********************  POSTING RULES & NOTES  ********************
#1 YOU MUST clip all extraneous text when replying to a message.
#2 This mail-list, like most, is publicly & permanently archived.
#3 Subscribe and post under an alias if #2 is a concern.
*****************************************************************

It must have enraged the historians who signed Sean Wilentz’s open letter to the New York Times and their World Socialist Web Site (WSWS) allies to see Abraham Lincoln knocked off his pedestal. How insolent for Nikole Hannah-Jones to write in her introductory essay for Project 1619 that “Anti-black racism runs in the very DNA of this country, as does the belief, so well articulated by Lincoln, that black people are the obstacle to national unity.” Lincoln was not only an iconic figure for the average American. Karl Marx admired him as well for his war on slavery. Since the primary goal of the critics of Project 1619 was to prioritize class over “identity”, naturally Karl Marx was just the authority to help make their case against the bourgeois New York Times intent on dividing the working-class.

Since the WSWS sets itself up as a Marxist gate-keeper par excellence, we can assume that the historians also had the Karl Marx-Abraham Lincoln in mind when they hooked up with the Trotskyist sect. James McPherson is probably the closest to WSWS ideologically, having granted them interviews over the years. When they asked him if he read Karl Marx’s writings on the Civil War, the historian replied, “Well, I think they have a lot of very good insight into what was going on in the American Civil War. Marx certainly saw the abolition of slavery as a kind of bourgeois revolution that paved the way for the proletarian revolution that he hoped would come in another generation or so. It was a crucial step on the way to the eventual proletarian revolution, as Marx perceived it.”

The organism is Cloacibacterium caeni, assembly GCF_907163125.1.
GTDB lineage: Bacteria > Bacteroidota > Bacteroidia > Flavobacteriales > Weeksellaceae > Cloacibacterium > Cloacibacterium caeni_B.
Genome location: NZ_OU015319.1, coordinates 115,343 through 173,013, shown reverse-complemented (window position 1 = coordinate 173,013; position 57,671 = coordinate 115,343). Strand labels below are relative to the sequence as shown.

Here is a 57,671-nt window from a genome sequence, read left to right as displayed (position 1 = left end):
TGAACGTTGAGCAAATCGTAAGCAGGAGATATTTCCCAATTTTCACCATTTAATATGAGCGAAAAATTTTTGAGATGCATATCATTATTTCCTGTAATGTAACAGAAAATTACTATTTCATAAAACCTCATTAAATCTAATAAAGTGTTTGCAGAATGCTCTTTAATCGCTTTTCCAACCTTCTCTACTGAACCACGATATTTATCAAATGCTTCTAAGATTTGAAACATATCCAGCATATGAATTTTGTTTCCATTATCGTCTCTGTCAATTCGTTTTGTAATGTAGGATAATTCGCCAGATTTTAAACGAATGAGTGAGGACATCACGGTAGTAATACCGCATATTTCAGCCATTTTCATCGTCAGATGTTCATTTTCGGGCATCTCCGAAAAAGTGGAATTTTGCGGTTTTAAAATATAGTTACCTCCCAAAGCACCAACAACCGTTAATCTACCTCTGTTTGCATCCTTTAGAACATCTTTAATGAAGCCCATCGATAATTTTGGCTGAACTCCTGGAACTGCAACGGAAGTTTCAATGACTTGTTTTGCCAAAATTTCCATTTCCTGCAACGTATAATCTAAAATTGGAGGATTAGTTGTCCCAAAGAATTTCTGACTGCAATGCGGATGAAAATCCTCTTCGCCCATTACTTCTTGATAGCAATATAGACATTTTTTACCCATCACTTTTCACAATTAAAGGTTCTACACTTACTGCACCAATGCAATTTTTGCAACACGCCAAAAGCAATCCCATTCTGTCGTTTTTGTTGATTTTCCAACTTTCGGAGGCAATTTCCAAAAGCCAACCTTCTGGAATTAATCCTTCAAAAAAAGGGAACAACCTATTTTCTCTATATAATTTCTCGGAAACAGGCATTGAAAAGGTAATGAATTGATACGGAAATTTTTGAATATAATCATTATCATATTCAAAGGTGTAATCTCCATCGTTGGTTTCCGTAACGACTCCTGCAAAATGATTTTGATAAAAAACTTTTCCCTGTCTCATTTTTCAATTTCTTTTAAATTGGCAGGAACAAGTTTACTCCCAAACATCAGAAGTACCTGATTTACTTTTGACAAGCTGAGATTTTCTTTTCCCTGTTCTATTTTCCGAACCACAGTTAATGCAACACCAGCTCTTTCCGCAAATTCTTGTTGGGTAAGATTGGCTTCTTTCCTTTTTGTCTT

In this article, I will look critically at what Karl Marx and Friedrich Engels wrote about these questions. Although I have been a Marxist for 52 years, I have little patience with those who put him (or Lenin and Trotsky) on a pedestal. I believe that Nikole Hannah-Jones had good reasons to question his sanctity. More to the point, I will argue that Marx and Engels lacked the political foresight to see how black Americans would be short-changed after the Civil War. Keeping in mind that the first socialist international was located in the United States, we must examine its relationship to the newly emancipated black population. Based on my reading of Timothy Messer-Kruse’s “The Yankee International,” my conclusion is that it fell short.

full: https://louisproyect.org/2020/02/14/marx-lincoln-and-project-1619/
_________________________________________________________
Full posting guidelines at: http://www.marxmail.org/sub.htm
Set your options at: 
https://lists.csbs.utah.edu/options/marxism/archive%40mail-archive.com

Reply via email to